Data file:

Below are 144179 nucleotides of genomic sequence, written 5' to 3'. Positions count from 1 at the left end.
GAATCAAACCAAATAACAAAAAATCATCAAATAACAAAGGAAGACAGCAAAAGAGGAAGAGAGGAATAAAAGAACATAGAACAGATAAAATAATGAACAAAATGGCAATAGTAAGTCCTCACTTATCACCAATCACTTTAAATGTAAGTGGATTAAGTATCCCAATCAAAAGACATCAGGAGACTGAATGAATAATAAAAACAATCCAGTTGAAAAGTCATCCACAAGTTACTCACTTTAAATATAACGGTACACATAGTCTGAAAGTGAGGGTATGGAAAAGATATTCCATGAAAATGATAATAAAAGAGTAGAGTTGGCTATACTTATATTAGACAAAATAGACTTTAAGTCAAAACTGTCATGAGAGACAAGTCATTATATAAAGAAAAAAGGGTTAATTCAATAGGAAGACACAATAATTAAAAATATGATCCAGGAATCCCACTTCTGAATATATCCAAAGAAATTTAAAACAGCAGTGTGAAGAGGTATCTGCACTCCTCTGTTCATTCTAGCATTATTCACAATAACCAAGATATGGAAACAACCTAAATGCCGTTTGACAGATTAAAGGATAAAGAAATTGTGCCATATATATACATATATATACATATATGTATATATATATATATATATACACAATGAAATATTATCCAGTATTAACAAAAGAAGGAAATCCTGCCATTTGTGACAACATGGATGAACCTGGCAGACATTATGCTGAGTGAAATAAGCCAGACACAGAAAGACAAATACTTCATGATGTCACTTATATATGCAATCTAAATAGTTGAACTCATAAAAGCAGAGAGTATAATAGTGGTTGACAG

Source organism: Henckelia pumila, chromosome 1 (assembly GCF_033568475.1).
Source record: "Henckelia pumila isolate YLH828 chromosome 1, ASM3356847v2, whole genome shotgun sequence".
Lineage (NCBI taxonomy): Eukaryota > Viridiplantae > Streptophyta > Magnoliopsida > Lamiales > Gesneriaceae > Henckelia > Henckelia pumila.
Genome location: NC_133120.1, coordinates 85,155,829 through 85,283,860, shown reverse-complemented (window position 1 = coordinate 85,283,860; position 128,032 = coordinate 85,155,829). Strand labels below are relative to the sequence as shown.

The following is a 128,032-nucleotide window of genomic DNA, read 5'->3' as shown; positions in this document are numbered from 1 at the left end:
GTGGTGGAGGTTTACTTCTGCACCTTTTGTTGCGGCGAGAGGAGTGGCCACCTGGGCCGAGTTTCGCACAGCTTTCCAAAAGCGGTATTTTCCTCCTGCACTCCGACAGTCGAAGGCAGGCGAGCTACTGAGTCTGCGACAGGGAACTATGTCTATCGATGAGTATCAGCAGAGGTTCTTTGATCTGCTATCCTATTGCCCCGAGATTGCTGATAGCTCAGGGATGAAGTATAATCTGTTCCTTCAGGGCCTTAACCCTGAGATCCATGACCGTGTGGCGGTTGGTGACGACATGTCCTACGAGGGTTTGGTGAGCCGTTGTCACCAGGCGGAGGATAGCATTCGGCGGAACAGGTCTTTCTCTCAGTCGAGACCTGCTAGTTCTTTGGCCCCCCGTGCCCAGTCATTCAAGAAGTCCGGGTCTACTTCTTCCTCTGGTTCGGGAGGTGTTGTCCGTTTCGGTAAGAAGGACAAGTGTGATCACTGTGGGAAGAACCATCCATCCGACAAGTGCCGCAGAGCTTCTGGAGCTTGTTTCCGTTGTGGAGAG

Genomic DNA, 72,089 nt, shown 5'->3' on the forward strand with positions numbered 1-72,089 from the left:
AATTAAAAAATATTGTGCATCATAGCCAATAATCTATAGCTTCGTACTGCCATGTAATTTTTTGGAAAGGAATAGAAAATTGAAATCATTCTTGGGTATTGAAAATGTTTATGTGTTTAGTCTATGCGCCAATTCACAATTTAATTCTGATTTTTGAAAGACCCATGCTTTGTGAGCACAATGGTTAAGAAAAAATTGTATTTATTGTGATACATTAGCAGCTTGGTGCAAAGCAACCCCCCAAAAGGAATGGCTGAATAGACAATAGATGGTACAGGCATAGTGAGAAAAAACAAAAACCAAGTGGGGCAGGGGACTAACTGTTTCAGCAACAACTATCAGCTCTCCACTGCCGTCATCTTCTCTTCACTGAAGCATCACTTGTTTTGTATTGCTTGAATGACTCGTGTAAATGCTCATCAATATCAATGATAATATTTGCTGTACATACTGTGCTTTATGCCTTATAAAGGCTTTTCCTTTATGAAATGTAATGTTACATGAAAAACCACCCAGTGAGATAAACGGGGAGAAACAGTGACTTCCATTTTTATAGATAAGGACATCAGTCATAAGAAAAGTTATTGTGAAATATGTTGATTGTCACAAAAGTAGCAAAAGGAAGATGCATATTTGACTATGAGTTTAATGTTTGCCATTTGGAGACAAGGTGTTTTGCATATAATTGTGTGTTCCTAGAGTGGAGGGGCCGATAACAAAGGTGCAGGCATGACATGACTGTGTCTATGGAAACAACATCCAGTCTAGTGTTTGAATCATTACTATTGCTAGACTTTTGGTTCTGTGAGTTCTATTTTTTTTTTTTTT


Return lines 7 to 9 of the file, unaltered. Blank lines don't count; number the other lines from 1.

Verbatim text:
The following is a 128,032-nucleotide window of genomic DNA, read 5'->3' as shown; positions in this document are numbered from 1 at the left end:
GTGGTGGAGGTTTACTTCTGCACCTTTTGTTGCGGCGAGAGGAGTGGCCACCTGGGCCGAGTTTCGCACAGCTTTCCAAAAGCGGTATTTTCCTCCTGCACTCCGACAGTCGAAGGCAGGCGAGCTACTGAGTCTGCGACAGGGAACTATGTCTATCGATGAGTATCAGCAGAGGTTCTTTGATCTGCTATCCTATTGCCCCGAGATTGCTGATAGCTCAGGGATGAAGTATAATCTGTTCCTTCAGGGCCTTAACCCTGAGATCCATGACCGTGTGGCGGTTGGTGACGACATGTCCTACGAGGGTTTGGTGAGCCGTTGTCACCAGGCGGAGGATAGCATTCGGCGGAACAGGTCTTTCTCTCAGTCGAGACCTGCTAGTTCTTTGGCCCCCCGTGCCCAGTCATTCAAGAAGTCCGGGTCTACTTCTTCCTCTGGTTCGGGAGGTGTTGTCCGTTTCGGTAAGAAGGACAAGTGTGATCACTGTGGGAAGAACCATCCATCCGACAAGTGCCGCAGAGCTTCTGGAGCTTGTTTCCGTTGTGGAGAG

Genomic DNA, 72,089 nt, shown 5'->3' on the forward strand with positions numbered 1-72,089 from the left: